Britain's national parks are its most precious landscapes, Ms Ashbrook said. Photo: Bob Smith/grough

Britain's national parks are its most precious landscapes, Ms Ashbrook said. Photo: Bob Smith/grough

A leading campaigner warned against the ‘Disneyfication’ of Britain’s national parks cautioned that the setting up of a partnership could lead governments to cut budgets further.

Kate Ashbrook expressed her concern that the National Parks Partnership might lead to commercialisation of some of the UK’s most precious landscapes.

Ms Ashbrook, general secretary of the Open Spaces Society, wrote in the latest issue of the organisation’s magazine: “The 15 UK national park authorities have launched the National Parks Partnerships, the aim of which is to enable businesses to engage with the parks ‘to enhance the quality and utility of the parks now and for future generations’.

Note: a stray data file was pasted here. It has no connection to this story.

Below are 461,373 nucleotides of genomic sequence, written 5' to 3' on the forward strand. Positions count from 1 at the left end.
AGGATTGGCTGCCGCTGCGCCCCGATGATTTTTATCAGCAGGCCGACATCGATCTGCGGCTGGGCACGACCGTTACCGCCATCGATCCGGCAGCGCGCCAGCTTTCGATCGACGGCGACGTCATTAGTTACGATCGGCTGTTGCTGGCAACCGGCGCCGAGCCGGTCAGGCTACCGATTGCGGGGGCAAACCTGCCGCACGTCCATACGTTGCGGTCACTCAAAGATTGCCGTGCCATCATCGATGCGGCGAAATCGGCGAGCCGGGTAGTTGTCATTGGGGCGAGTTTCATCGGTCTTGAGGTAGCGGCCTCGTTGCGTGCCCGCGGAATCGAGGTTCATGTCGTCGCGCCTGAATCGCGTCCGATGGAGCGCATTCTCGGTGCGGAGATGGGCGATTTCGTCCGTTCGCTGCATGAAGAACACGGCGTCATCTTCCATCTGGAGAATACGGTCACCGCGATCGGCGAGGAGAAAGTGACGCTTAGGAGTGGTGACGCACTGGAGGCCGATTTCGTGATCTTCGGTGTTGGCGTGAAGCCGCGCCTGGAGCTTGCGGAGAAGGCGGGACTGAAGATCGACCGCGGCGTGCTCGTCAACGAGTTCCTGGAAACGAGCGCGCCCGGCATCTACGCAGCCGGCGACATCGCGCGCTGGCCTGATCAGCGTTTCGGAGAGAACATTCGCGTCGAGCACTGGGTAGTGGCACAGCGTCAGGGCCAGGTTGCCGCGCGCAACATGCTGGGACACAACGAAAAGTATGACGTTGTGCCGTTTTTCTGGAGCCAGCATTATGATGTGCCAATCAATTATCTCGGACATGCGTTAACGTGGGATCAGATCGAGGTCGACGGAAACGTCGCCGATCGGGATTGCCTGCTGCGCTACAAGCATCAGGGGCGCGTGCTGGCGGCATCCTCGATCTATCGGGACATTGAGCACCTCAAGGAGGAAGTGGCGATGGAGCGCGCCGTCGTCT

“Some hopes. Businesses will want their profits from the scheme through Disneyfication and crassly inappropriate sponsorships. Furthermore, the park authorities will be competing for money from the same pot as the voluntary, campaigning, park societies such as our members the Dartmoor Preservation Association and Friends of the Lake District, who could suffer as a result.

“The English parks had a funding reprieve, thanks to the brilliant Stop the Cuts action led by the Campaign for National Parks. But the Welsh parks remain at serious risk. This ‘partnership’ must not give governments an excuse further to reduce cash for national parks.”

The society, Britain’s oldest national conservation body, said said in the Open Spaces journal public funding is vital because the parks are assets for the nation.

“They must be kept wild and free so that everyone may seek inspiration and refreshment there,” Ms Ashbrook said. “If they become prey to commercial predators they will be at severe risk and their special qualities will be destroyed.”

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